Otago Regional Council staff and a solicitor acting for private developers have locked horns over whether a proposed subdivision in Outram should proceed.
The disagreements came as a Dunedin City Council hearings committee listened to a second day of arguments for and against the subdivision proposed by Balmoral Developments (Outram) Ltd.
The company, together with an adjoining landowner, wants to build 24 homes on 6.7ha of rural land beside State Highway 87, Holyhead Rd and Mountfort St.
Balmoral has applied to the council for a plan change that would amend the district plan and result in the rural land being rezoned for residential use.
The Otago Regional Council opposed the plan change, arguing in a written submission the site was unsuitable because of the risk of liquefaction and settlement in an earthquake.
Speaking yesterday, ORC resource planner liaison officer Sarah Valk told the hearing vehicle access from the site to the state highway was also ''potentially unsafe''.
Alterations would be needed to improve sight distances for motorists leaving the subdivision and turning on to the state highway, making it ''inappropriate'', she said.
She was also concerned the plan change would expose people and property to risks from natural hazards, and create a precedent for development on other parts of the Taieri Plains with similar natural hazards.
ORC engineering manager Ramon Blair also said claims groundwater at the site would be 5m below ground - providing a buffer zone that reduced the risk of liquefaction - might also be ''overly optimistic''.
The groundwater level was likely to be closer to the surface, but limited investigation of the site meant knowledge of it was ''abysmal, really'', he said.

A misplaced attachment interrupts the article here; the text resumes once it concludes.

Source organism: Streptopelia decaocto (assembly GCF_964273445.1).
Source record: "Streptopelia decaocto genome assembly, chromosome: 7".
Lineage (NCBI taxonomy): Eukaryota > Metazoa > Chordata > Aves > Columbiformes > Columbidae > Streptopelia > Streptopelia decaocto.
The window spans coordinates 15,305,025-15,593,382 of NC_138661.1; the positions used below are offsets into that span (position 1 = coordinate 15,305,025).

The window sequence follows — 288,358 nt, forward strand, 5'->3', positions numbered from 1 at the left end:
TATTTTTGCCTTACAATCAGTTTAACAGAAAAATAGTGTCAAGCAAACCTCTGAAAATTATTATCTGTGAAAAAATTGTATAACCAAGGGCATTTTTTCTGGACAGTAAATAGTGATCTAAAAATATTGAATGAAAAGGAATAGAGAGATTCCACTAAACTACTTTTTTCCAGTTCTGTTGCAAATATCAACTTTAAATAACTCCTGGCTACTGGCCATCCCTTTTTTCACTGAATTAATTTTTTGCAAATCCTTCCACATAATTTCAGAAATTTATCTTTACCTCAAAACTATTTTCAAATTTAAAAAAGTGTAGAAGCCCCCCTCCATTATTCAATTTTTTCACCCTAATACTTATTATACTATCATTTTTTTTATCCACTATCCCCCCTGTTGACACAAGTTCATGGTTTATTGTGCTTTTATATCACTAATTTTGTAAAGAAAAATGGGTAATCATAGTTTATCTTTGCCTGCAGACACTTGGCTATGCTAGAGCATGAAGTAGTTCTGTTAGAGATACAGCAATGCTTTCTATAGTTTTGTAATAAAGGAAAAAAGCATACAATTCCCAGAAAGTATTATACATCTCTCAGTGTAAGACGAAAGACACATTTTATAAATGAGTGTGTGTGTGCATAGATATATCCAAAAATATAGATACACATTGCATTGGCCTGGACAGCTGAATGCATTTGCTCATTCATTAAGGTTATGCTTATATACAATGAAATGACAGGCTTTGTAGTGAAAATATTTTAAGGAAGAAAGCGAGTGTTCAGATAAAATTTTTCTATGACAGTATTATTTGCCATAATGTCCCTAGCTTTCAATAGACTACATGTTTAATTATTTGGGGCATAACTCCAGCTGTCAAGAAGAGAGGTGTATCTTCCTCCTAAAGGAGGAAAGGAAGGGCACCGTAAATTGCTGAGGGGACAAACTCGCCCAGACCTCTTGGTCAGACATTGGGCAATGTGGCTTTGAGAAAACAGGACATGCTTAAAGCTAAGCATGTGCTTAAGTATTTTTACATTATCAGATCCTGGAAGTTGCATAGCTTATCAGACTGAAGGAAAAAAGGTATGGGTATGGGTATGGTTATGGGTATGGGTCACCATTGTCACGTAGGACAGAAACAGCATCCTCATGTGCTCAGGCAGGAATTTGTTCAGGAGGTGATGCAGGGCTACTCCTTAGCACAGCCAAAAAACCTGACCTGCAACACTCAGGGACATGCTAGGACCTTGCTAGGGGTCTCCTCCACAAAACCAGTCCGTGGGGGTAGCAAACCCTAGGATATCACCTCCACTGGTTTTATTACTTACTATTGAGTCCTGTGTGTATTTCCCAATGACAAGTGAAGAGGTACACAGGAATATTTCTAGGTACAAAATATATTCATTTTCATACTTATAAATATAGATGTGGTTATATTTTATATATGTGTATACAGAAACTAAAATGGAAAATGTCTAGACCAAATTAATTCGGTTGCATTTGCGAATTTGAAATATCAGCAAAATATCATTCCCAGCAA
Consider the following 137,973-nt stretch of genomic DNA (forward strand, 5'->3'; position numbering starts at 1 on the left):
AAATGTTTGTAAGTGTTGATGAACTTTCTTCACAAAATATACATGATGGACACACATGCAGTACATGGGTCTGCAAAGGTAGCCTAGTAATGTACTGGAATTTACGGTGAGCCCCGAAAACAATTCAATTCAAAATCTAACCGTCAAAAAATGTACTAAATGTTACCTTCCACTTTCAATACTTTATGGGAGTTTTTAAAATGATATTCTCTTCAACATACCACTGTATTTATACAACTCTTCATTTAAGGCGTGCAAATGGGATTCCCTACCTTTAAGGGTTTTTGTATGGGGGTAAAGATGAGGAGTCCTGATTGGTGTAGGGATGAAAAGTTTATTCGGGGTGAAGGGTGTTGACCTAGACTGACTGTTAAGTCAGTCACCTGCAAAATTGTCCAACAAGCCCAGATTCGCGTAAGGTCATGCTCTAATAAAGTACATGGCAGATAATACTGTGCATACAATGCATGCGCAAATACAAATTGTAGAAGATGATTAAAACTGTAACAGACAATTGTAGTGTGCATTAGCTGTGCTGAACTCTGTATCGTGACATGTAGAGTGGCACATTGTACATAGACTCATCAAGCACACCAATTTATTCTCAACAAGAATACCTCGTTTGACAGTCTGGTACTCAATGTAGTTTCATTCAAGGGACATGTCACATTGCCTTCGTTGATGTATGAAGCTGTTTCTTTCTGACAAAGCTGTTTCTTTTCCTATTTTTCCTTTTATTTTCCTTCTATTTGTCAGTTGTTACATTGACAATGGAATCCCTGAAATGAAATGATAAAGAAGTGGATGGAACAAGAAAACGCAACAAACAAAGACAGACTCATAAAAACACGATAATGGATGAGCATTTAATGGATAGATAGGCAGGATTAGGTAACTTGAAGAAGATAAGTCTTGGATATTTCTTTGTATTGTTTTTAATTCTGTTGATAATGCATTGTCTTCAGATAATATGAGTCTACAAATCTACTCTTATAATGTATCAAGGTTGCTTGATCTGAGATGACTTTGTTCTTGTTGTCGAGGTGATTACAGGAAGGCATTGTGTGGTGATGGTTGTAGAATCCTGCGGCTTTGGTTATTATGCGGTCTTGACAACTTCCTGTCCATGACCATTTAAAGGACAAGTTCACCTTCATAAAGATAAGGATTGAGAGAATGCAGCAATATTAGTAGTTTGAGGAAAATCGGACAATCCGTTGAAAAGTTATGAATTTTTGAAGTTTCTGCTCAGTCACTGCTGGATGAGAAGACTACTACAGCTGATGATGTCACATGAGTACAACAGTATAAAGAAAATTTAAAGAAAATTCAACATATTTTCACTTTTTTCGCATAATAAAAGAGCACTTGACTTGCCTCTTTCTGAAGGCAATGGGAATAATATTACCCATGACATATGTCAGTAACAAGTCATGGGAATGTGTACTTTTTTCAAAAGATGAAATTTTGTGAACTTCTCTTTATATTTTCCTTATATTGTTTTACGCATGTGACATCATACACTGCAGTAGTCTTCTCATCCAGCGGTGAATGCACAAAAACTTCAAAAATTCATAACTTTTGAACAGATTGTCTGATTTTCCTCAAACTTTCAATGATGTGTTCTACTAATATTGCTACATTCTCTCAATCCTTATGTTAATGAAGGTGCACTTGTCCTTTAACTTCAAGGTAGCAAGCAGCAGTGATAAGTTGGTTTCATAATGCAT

Asked by committee member Cr Andrew Noone if enough was known for a decision to be made, Mr Blair said there ''probably isn't''.
Engineering solutions were available that could address the potential liquefaction problems, but without knowing more, solutions in one area risked creating problems elsewhere, he warned.
However, Balmoral's solicitor, Phil Page, took issue with evidence about transportation effects, questioning why the ORC was attempting to ''second guess'' the New Zealand Transport Agency, which did not oppose Balmoral's plans.
''That's just mind-blowing, frankly,'' he said.
''Why the ORC wants to express a view on that is completely beyond me, and you should set that [evidence] aside.''
The ORC had accepted stormwater from the subdivision could be discharged into the nearby Taieri River - over the existing floodbank - resolving one key issue for the developers, he said.
However, evidence about exposing people and homes to additional risk if the site was developed was some of the vaguest evidence he had heard, Mr Page said.
''I don't think that evidence was helpful to you at all,'' he said.
Earlier, council consultant planner Emma Christmas - who recommended consent be declined - said she was satisfied adverse affects from the plan change could be mitigated.
Engineering solutions could also address any threats from natural hazards, although more discussion was needed on geotechnical issues, she believed.
That left the loss of high-class soils at the former market garden site to deal with, as there was ''no dispute'' some would be lost if the subdivision proceeded, she said.
That was contrary to the council's district plan, which strove to protect high-class soils, meaning the committee would have to consider how to balance the competing land uses, she said.
The committee would also have to decide what weight to give to the council's new spatial plan, which sought to encourage infill development over urban sprawl outside residential-zoned areas, she noted.
Mr Page believed the key issue remaining was whether the committee needed more geotechnical information from Balmoral before making a decision, or whether the work could wait until a future resource consent hearing.
Balmoral's plan change request was the second to be considered by the committee, after Two Note Ltd sought to rezone 7.7ha of rural land on Formby St for 28 houses.
Committee chairman Cr Colin Weatherall adjourned the hearing yesterday and could not say when a decision would be released.
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